Cocaine Ring Used Music Label To Ship Drugs
Feds: "Pickups and deliveries" made from Interscope
SEPTEMBER 15--Members of a narcotics ring that sent large amounts of cocaine and cash back and forth across the U.S. in music “road cases” arranged pickups and deliveries at the offices of Interscope Records, a music industry power whose roster includes artists like U2, Eminem, and Lady Gaga, according to federal investigators.
Department of Justice prosecutors this week provided defense lawyers with shipping records detailing “pickups and deliveries” made at Interscope’s Los Angeles office by a cargo firm that was used to transport the music cases, which were alternately stuffed with kilos of cocaine and upwards of $1 million in cash.
A year-long Drug Enforcement Administration investigation has resulted in the indictment of James Rosemond on 18 felony charges, which could result in a sentence of life in prison for the 46-year-old rap music manager. Rosemond, pictured in the below mug shot, is being held without bail in Manhattan’s Metropolitan Correctional Center.
In a letter sent this week to Rosemond’s lawyer, prosecutor Todd Kaminsky disclosed that investigators were turning over an assortment of discovery material that included 65 pages of records from Rock-It Cargo, a large freight forwarder whose client list includes scores of musical acts.
Kaminsky noted that the Rock-It documents were “specifically referencing pickups and deliveries at…Interscope Records” and a recording studio on Manhattan’s West Side.
While it is unclear how members of the narcotics ring would have had access to Interscope’s Santa Monica headquarters, Rosemond’s biggest client, Los Angeles rapper The Game, records for the label. Additionally, TSG has learned, a road manager for The Game (real name: Jayceon Taylor) has been implicated in the bicoastal trafficking ring. Interscope is a division of Universal Music Group, the world’s largest music company. UMG itself is owned by Vivendi, the French media conglomerate.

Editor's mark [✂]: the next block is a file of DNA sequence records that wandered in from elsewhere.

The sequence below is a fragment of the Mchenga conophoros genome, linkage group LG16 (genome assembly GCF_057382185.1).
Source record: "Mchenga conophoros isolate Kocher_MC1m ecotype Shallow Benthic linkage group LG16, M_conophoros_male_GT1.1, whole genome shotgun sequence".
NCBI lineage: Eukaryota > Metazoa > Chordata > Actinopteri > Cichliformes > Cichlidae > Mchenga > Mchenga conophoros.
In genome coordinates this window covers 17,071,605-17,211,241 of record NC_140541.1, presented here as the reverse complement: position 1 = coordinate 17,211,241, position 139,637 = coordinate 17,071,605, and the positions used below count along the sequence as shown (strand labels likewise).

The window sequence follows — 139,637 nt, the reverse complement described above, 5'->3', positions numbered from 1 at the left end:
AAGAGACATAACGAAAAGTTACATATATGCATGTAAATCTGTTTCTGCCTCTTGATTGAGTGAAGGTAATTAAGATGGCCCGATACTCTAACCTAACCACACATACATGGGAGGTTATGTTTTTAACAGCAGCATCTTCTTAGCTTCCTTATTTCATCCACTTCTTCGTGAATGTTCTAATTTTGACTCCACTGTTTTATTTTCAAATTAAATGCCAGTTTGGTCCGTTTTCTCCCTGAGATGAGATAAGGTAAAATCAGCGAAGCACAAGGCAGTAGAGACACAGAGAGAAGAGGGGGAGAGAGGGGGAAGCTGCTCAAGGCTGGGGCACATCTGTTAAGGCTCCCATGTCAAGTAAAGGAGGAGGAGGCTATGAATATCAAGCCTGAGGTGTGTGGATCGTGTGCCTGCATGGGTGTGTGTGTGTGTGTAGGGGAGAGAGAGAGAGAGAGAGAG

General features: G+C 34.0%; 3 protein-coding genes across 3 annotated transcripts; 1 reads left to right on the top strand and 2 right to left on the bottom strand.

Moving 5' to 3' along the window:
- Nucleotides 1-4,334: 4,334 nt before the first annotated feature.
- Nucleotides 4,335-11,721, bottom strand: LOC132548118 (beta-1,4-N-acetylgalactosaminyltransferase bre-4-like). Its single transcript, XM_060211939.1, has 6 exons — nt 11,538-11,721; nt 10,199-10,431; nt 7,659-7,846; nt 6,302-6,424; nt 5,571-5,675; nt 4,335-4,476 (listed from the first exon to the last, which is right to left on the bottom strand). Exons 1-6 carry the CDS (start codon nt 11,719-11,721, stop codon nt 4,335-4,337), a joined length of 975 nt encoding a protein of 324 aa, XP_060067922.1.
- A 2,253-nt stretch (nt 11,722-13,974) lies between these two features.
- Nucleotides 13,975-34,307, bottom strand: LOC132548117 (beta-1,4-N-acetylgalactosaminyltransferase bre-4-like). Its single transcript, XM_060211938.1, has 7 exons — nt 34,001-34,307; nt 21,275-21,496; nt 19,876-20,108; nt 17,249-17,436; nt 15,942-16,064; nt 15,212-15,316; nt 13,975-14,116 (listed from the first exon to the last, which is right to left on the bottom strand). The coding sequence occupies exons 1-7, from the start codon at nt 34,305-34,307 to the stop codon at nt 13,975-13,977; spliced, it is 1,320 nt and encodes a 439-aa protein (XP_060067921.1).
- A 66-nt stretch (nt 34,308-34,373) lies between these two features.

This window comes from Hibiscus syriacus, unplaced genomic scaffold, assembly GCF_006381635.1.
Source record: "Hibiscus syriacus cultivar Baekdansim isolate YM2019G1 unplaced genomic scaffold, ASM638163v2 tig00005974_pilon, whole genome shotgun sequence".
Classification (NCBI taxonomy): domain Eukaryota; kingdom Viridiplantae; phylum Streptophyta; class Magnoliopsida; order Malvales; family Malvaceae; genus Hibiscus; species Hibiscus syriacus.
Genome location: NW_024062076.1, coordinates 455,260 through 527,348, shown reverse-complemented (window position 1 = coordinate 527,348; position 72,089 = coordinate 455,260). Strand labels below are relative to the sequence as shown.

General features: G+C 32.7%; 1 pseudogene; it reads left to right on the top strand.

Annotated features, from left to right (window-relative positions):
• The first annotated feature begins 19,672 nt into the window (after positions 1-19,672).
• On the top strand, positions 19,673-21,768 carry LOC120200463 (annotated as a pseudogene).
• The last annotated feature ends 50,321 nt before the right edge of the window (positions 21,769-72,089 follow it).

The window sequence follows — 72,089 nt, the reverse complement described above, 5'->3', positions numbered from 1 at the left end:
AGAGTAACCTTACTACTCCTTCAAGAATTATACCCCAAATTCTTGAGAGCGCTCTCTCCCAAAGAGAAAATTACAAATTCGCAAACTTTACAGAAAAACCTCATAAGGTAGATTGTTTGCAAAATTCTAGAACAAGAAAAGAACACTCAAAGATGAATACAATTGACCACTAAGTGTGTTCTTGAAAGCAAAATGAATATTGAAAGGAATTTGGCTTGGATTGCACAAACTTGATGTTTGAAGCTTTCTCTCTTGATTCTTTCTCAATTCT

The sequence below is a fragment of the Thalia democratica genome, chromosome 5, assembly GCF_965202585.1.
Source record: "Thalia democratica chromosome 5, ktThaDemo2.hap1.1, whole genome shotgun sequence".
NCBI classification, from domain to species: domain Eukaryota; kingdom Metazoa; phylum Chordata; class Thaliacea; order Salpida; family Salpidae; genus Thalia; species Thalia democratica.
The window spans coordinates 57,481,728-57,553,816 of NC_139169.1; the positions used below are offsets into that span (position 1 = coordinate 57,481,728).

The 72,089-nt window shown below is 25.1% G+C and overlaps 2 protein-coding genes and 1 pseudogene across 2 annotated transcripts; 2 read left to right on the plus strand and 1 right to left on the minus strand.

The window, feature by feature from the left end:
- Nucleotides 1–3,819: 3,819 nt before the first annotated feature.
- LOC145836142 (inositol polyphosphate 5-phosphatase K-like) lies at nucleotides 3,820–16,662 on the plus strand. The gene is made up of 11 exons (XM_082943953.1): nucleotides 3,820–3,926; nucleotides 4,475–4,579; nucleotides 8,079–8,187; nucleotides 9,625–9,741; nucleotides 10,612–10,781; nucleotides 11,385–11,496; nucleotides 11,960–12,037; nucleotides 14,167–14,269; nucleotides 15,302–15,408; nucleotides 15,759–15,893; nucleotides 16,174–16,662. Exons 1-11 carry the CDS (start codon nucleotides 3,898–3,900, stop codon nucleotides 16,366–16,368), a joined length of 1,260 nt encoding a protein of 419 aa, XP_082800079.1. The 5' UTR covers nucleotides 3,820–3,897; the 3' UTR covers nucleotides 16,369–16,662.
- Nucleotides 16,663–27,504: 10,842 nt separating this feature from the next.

Prosecutors and DEA agents have been provided detailed insider accounts of the drug trafficking ring by former Rosemond associates who have admitted their roles in the operation. Several of these cooperators have described how they were dispatched to either Interscope or various music studios to retrieve “road cases” stuffed with either cash or cocaine.
Investigators allege that kilos of cocaine were shipped via Rock-It from L.A. to New York, where “members of the Rosemond Organizaton retrieved the road cases and distributed the cocaine,” according to a court affidavit sworn by DEA Agent Steven Miller. Ring members, Miller added, “collected the proceeds from cocaine sales, packed the cash into the road cases and transported them to music studios in Los Angeles.”
A key member of the cocaine ring was Khalil Abdullah, a Rosemond associate who recently pleaded guilty to narcotics trafficking and obstruction of justice charges. The 37-year-old Abdullah, who has struck a cooperation deal with prosecutors, has told investigators that, over the past two years, he oversaw the shipment in “road cases” of cash and cocaine worth millions of dollars.
Since Rosemond headed a music and talent management firm, investigators allege, he was able to “disguise these shipments as legitimate freight that was ostensibly needed by the performance artists he managed,” according to a U.S. District Court filing. The coke- and cash-filled cases were shipped under accounts belonging to Rosemond’s Czar Entertainment and the “road manager for one of the performing-artists Rosemond managed,” prosecutors added.
The road manager, a source told TSG, worked for Los Angeles rapper The Game, the highest profile artist represented by Rosemond’s firm.
In late-December, acting on a tip from Abdullah, DEA agents seized a case containing nearly $800,000 from a New York City recording studio (the cash was about to be shipped west). DEA agents subsequently learned that the road manager “had arranged for the case to be transported from the studio in which it was discovered to Los Angeles.” (4 pages)